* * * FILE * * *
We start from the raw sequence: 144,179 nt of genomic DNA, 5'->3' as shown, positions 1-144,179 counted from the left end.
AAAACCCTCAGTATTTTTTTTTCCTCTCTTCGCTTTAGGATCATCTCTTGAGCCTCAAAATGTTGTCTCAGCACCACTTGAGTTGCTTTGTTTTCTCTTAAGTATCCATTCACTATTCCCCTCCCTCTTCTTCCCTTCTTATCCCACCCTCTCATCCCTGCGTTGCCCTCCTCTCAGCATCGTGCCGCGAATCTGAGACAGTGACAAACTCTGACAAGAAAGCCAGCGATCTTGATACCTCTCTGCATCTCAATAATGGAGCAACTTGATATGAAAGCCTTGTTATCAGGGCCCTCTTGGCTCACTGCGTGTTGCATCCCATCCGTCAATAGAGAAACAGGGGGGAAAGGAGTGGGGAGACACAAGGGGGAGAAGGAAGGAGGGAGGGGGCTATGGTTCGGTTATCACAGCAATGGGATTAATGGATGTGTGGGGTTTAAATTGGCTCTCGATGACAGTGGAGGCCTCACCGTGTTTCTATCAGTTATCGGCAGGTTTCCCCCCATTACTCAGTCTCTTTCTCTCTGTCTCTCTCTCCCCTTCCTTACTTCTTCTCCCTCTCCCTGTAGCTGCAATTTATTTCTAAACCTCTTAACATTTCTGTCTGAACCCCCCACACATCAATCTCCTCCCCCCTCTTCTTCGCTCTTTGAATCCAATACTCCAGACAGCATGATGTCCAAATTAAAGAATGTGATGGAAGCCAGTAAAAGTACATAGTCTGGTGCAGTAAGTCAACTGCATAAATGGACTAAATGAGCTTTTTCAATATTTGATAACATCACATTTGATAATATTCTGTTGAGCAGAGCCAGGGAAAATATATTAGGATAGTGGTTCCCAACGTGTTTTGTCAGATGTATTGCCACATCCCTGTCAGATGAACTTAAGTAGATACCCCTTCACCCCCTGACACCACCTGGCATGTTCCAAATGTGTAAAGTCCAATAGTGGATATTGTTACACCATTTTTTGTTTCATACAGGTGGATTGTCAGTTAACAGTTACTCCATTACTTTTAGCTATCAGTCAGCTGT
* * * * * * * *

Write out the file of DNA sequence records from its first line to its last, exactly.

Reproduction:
We start from the raw sequence: 144,179 nt of genomic DNA, 5'->3' as shown, positions 1-144,179 counted from the left end.
AAAACCCTCAGTATTTTTTTTTCCTCTCTTCGCTTTAGGATCATCTCTTGAGCCTCAAAATGTTGTCTCAGCACCACTTGAGTTGCTTTGTTTTCTCTTAAGTATCCATTCACTATTCCCCTCCCTCTTCTTCCCTTCTTATCCCACCCTCTCATCCCTGCGTTGCCCTCCTCTCAGCATCGTGCCGCGAATCTGAGACAGTGACAAACTCTGACAAGAAAGCCAGCGATCTTGATACCTCTCTGCATCTCAATAATGGAGCAACTTGATATGAAAGCCTTGTTATCAGGGCCCTCTTGGCTCACTGCGTGTTGCATCCCATCCGTCAATAGAGAAACAGGGGGGAAAGGAGTGGGGAGACACAAGGGGGAGAAGGAAGGAGGGAGGGGGCTATGGTTCGGTTATCACAGCAATGGGATTAATGGATGTGTGGGGTTTAAATTGGCTCTCGATGACAGTGGAGGCCTCACCGTGTTTCTATCAGTTATCGGCAGGTTTCCCCCCATTACTCAGTCTCTTTCTCTCTGTCTCTCTCTCCCCTTCCTTACTTCTTCTCCCTCTCCCTGTAGCTGCAATTTATTTCTAAACCTCTTAACATTTCTGTCTGAACCCCCCACACATCAATCTCCTCCCCCCTCTTCTTCGCTCTTTGAATCCAATACTCCAGACAGCATGATGTCCAAATTAAAGAATGTGATGGAAGCCAGTAAAAGTACATAGTCTGGTGCAGTAAGTCAACTGCATAAATGGACTAAATGAGCTTTTTCAATATTTGATAACATCACATTTGATAATATTCTGTTGAGCAGAGCCAGGGAAAATATATTAGGATAGTGGTTCCCAACGTGTTTTGTCAGATGTATTGCCACATCCCTGTCAGATGAACTTAAGTAGATACCCCTTCACCCCCTGACACCACCTGGCATGTTCCAAATGTGTAAAGTCCAATAGTGGATATTGTTACACCATTTTTTGTTTCATACAGGTGGATTGTCAGTTAACAGTTACTCCATTACTTTTAGCTATCAGTCAGCTGT